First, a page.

Urban Infill: Taking Affordable Housing to a New Level
About 70 mi west of the Gleason Apartments, Mercy Housing is constructing Westbrook Plaza in downtown San Francisco, a $33.6-million, mixed-use, urban infill project with affordable housing and a community health center. “This project is going to have a huge impact on the community,” says Rosalba Navarro, project housing developer for Mercy. “We don’t have pharmacy services in that neighborhood and the clinic is going to have a pharmacy that is not only open to patients but to the community in general.”
Located in the South of Market District of San Francisco, the Westbrook Plaza will consist of 48 affordable housing units, a 20,000-sq-ft community health center, common room, small pharmacy and underground parking.
The health center will include exam rooms, dental services and on-site space for supplemental health-care services such as health education, social services and HIV/AIDS services.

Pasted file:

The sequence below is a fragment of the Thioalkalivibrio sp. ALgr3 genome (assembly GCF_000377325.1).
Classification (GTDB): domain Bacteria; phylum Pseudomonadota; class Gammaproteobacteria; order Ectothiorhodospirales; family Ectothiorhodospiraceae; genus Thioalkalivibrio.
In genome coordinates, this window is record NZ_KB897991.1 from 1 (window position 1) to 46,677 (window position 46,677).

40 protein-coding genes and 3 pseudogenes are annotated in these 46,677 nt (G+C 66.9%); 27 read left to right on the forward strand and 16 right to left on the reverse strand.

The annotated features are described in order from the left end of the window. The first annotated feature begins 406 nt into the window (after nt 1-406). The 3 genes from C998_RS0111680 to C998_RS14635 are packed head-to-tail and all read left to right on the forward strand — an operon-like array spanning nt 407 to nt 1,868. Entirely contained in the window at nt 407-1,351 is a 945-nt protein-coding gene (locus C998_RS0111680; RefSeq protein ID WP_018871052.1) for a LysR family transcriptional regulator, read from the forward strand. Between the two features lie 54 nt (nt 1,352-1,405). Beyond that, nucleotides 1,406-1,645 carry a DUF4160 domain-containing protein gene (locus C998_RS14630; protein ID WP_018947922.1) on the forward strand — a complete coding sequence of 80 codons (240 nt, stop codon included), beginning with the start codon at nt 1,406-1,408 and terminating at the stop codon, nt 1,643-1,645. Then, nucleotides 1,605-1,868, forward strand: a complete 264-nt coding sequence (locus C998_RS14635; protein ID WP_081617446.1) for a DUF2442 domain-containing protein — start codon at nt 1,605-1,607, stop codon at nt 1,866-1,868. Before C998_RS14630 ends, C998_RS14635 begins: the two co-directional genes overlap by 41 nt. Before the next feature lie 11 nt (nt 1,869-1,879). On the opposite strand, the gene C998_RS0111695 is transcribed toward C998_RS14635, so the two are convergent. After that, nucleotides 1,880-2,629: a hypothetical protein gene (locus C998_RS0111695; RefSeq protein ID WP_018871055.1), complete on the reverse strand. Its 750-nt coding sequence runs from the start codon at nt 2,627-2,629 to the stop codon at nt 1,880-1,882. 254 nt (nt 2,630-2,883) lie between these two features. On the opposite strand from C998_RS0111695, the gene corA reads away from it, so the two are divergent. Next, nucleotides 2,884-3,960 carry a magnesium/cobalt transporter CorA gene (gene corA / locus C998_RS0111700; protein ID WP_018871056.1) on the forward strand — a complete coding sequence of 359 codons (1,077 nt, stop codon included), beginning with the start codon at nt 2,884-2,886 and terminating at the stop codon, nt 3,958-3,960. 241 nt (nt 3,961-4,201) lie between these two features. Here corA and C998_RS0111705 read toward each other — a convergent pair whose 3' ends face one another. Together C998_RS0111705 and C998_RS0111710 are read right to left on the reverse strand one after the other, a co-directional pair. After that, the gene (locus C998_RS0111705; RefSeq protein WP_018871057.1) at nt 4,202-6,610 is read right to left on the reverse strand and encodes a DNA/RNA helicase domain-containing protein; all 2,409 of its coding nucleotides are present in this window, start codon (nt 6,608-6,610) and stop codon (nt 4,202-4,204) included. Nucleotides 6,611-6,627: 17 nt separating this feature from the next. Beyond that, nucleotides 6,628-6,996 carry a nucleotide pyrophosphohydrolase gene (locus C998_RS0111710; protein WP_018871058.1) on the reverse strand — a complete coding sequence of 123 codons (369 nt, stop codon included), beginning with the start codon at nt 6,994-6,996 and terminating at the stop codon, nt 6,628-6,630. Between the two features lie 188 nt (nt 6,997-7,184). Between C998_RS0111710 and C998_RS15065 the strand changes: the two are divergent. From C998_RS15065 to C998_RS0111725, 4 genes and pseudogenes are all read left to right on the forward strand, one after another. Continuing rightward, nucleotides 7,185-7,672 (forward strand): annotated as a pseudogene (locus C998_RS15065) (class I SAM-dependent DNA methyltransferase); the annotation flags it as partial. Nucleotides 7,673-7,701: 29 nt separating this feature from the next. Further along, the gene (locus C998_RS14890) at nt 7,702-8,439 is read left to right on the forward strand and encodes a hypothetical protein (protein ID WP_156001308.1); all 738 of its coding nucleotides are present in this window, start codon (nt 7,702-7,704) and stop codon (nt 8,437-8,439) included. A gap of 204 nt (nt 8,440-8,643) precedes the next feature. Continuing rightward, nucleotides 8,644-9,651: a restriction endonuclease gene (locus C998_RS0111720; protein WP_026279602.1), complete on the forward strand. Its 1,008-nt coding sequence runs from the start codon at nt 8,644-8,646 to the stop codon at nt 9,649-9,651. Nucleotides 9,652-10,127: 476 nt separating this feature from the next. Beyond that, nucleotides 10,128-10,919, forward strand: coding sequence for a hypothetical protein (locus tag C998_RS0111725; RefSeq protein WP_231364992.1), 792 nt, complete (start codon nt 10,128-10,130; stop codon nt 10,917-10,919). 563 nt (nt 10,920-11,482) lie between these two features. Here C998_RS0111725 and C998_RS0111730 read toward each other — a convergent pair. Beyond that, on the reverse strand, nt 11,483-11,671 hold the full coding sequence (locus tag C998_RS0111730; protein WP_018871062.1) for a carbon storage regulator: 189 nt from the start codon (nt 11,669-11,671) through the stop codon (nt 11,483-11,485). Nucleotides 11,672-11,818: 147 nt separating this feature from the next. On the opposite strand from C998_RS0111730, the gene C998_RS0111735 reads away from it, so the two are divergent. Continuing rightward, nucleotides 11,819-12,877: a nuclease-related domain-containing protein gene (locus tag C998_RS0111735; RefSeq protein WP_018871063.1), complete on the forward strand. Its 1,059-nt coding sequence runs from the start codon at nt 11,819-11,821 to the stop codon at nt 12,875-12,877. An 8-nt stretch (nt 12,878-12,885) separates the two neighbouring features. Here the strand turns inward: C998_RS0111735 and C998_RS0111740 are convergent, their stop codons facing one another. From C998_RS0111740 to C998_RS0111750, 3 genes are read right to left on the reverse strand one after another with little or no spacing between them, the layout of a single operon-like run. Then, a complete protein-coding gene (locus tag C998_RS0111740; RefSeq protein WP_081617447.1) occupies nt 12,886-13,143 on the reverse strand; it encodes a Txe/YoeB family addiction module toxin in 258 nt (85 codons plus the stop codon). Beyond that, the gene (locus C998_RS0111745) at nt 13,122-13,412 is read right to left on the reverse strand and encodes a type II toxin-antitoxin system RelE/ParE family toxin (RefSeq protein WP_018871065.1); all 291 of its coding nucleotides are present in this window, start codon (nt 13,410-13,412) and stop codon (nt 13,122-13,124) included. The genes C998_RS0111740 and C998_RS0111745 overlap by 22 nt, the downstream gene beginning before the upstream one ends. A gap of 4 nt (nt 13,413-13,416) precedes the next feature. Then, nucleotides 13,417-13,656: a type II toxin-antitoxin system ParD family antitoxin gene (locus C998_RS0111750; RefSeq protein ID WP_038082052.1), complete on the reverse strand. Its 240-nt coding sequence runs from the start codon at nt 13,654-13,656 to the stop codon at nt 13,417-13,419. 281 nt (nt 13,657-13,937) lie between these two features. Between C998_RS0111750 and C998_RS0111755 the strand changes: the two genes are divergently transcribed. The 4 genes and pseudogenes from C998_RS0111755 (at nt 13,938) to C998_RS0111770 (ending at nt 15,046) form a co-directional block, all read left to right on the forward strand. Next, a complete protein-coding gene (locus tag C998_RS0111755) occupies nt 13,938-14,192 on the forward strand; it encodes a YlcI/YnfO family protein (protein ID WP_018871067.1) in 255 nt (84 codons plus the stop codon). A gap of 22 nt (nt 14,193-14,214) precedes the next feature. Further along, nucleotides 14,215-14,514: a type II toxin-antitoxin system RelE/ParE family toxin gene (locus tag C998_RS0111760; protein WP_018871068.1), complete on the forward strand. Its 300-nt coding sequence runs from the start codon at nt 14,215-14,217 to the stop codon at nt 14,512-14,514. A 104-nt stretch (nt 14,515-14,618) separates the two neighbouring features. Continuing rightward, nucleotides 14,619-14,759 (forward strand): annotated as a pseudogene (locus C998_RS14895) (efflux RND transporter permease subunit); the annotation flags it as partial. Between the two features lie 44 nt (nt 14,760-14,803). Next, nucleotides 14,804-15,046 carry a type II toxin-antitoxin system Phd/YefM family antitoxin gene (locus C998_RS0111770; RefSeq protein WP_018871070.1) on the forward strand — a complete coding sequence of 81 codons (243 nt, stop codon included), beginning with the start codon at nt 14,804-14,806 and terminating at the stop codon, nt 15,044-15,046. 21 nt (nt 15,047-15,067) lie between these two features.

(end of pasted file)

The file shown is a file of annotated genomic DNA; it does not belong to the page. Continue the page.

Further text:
Navarro says the residences will be affordable to households earning 45% to 50% of San Francisco AMI, which is approximately $72,000.
The 97,000-sq-ft project broke ground in December 2008 and is scheduled to be completed in October. The project team includes San Francisco-based Solomon ETC as architect and San Francisco-based Herrero Contractors as general contractor.
The development is a joint venture between Mercy Housing California and South of Market Health Center (SMHC), a non-profit community health center providing comprehensive medical, dental and podiatry services to people who have difficulty getting health care.
“The driving force for this development was the South of Market Health Center,” Navarro says.
She says the clinic tried for years to get a new facility built in the neighborhood but couldn’t make it happen until the San Francisco Redevelopment Agency suggested adding a housing component to the project to make the approval process easier.
The clinic took the advice and ended up partnering with Mercy Housing California, Navarro says.
“We were able to maximize the site by including housing and the clinic, and the fact that we were able to marry these two together is unusual and a huge community service,” Navarro adds.